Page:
Saturday, November 03, 2007

Why Deny HDB Windfall?

Donald Aw lamented in the Young PAP Blog that the prices of HDB flats in some matured estates were "absurd" and asserted that "if the purpose of the HDB housing programme is to provide affordable public housing, then there is a need to re-look at the way the resale market is structured."  Donald concluded that "we should send a clear signal that those who stay in these public housing in mature estate are privileged and not that only those who are financially privileged can stay in these public housing."

I agree with Donald that a key tenet of HDB would be to provide affordable public housing.  But aside from being a roof over our heads, the HDB flat is also, for many Singaporean families, a major component of their financial assets.  The value of the HDB flat can be realized only if it is sold on the resale market (although more recently, it can also be used as collateral for the reverse mortgage/annuity schemes).

As with all assets, prices sometimes rise, and they sometimes fall.  Traditionally, no resale flat would be priced lower than the amount for which it was purchased from the HDB.  In the past 10-15 years, however, with the economic swings, rising HDB direct-sale prices etc, there are people who have lost money (whether on paper or otherwise) even if they had bought their units directly from HDB.  This would apply to a greater proportion of those who bought resale units.

Now that prices have risen (in the mature estates at least), some HDB flat owners have chosen to cash-out, whether to upgrade to private property or realize some profit.  They are generally not speculators; direct-sale or 1st time buyers who used the CPF grant would have stayed in their home for a minimum of 5 years before selling – one of the many anti-speculation measures in place for HDB flat buyers.  Is it so undesirable that some lucky ones are able to enjoy a windfall?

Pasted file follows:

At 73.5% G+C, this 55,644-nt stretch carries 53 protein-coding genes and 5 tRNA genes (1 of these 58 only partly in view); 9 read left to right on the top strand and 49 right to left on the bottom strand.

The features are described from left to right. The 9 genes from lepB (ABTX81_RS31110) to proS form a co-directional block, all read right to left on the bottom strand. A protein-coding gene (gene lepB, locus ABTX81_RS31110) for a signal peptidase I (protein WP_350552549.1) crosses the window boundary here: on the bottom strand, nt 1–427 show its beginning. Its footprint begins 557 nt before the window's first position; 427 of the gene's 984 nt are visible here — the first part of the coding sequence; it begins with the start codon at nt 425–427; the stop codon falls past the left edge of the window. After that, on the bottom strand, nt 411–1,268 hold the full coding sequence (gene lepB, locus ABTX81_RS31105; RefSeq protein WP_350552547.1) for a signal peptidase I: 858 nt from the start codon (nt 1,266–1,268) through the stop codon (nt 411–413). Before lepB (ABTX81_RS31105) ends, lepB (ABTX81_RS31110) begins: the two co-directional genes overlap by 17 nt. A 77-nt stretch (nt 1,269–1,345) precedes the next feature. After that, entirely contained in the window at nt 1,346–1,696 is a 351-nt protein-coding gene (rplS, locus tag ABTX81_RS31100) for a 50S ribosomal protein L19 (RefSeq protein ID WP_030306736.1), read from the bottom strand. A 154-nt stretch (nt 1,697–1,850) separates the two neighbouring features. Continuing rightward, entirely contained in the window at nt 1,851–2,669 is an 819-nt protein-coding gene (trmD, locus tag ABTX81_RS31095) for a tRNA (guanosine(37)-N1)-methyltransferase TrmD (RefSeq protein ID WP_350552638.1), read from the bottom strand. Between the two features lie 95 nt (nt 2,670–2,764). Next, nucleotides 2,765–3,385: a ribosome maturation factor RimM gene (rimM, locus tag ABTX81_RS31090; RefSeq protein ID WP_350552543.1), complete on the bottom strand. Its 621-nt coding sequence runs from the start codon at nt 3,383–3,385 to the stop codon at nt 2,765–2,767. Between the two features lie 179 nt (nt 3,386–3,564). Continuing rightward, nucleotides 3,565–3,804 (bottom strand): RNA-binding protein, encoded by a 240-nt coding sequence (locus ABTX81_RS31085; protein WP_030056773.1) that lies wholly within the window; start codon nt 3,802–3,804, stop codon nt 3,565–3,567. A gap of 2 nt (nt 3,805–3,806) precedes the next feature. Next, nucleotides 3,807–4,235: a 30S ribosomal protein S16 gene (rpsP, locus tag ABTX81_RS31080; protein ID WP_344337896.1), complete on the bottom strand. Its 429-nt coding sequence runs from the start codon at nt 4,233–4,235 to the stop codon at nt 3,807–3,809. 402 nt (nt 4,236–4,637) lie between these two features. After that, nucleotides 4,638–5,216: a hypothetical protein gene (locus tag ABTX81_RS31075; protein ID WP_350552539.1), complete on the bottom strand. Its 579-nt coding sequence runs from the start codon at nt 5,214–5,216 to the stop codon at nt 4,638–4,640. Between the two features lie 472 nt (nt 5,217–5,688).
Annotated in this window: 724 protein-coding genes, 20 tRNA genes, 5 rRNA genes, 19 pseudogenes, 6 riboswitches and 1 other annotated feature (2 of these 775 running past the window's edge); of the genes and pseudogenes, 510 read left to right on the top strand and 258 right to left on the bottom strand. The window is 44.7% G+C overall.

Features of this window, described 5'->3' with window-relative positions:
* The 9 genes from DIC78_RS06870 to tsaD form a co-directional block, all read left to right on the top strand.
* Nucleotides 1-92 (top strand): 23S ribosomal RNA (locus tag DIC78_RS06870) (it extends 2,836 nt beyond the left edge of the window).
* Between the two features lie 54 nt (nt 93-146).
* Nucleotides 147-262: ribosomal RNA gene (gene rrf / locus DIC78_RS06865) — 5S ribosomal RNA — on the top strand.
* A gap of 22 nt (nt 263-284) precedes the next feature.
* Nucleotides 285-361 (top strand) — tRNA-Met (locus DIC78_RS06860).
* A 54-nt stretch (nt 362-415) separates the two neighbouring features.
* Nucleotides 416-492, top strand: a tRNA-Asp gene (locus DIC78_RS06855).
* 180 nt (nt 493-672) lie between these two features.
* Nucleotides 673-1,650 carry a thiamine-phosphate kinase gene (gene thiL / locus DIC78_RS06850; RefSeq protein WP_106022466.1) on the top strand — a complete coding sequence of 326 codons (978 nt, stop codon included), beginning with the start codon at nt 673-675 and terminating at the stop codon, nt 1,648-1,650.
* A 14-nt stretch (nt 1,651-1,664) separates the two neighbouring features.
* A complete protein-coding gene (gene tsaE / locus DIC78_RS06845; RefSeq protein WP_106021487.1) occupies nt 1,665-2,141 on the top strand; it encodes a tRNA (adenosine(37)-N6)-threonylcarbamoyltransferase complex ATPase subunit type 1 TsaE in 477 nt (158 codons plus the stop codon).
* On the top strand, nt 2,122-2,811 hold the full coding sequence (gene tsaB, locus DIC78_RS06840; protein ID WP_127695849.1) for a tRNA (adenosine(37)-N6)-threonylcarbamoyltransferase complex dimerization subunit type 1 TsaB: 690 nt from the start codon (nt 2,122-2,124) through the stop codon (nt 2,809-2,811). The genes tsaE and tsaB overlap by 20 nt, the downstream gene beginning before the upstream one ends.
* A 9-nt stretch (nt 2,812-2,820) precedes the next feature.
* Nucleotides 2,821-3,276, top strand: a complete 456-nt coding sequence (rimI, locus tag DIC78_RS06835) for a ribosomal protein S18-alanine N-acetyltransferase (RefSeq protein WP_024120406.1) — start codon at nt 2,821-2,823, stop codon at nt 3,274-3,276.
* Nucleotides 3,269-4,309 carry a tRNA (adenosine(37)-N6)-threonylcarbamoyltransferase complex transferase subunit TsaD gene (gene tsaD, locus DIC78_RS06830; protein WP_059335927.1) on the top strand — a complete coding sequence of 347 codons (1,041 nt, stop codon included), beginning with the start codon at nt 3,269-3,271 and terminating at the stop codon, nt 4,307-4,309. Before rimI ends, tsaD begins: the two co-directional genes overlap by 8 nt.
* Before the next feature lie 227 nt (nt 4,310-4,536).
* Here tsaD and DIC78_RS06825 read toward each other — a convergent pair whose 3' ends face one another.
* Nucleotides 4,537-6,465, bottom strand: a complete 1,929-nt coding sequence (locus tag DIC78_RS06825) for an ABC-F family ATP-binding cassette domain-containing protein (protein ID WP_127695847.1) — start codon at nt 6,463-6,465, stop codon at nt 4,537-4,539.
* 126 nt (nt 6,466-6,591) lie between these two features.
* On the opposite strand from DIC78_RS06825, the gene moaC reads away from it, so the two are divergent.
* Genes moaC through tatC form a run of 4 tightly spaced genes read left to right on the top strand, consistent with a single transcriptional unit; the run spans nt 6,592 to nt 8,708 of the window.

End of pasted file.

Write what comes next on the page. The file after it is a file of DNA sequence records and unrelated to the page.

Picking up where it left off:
To be fair, Donald's concern appears to be focused on young couples who cannot afford to live near their parents.  

But the simple matter is that location (and distance to amenities etc) and flat type/size are the major price determinants.  Other factos include the floor/level, view and facing (west sun is generally a no-no), whether it is on a lift landing floor, whether there is "O$P$" splashed on the walls of the block etc.

It is inevitable that some flats will command a premium over others.  When times are good and buyers are flush with cash (whether from en bloc sales or Toto winnings), this premium will increase; and the gap will narrow when times are bad.  Just because a buyer has the means and is willing to pay a premium for a HDB unit does not make him any less a "genuine buyer."  

After all, if *all* HDB flats are only for meant for the less financially privileged, then HDB should start evicting all residents whose household incomes have risen above $6,000 or $8,000 or whatever the cap for that flat size may be.  Judging from the marques I see at many HDB car parks these days, there will be a lot of people pushed to the streets … and quite possibly living in expensive cars  ;-)

HDB does provide affordable public housing, done primarily via the direct sales channel.  Some units (albeit limited) are in mature estates and others are in very nice (if somewhat ulu) new estates.  Young couples who buy a resale unit near have an added incentive of a larger CPF grant.  

But ultimately, resale HDB flat prices should be determined by market forces.  Why deny HDB flat owners the occasional windfall?

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